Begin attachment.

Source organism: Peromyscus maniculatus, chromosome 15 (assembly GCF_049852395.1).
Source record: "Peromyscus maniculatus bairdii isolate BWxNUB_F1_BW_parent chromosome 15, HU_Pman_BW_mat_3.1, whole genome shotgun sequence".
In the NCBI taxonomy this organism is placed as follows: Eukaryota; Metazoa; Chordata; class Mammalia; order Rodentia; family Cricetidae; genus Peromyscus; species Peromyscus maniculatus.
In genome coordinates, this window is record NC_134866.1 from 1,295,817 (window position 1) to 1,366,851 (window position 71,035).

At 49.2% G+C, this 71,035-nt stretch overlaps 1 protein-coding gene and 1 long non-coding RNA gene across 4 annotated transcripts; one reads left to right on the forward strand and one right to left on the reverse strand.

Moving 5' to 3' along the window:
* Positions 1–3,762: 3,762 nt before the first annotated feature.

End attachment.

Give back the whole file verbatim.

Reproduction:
Source organism: Peromyscus maniculatus, chromosome 15 (assembly GCF_049852395.1).
Source record: "Peromyscus maniculatus bairdii isolate BWxNUB_F1_BW_parent chromosome 15, HU_Pman_BW_mat_3.1, whole genome shotgun sequence".
In the NCBI taxonomy this organism is placed as follows: Eukaryota; Metazoa; Chordata; class Mammalia; order Rodentia; family Cricetidae; genus Peromyscus; species Peromyscus maniculatus.
In genome coordinates, this window is record NC_134866.1 from 1,295,817 (window position 1) to 1,366,851 (window position 71,035).

At 49.2% G+C, this 71,035-nt stretch overlaps 1 protein-coding gene and 1 long non-coding RNA gene across 4 annotated transcripts; one reads left to right on the forward strand and one right to left on the reverse strand.

Moving 5' to 3' along the window:
* Positions 1–3,762: 3,762 nt before the first annotated feature.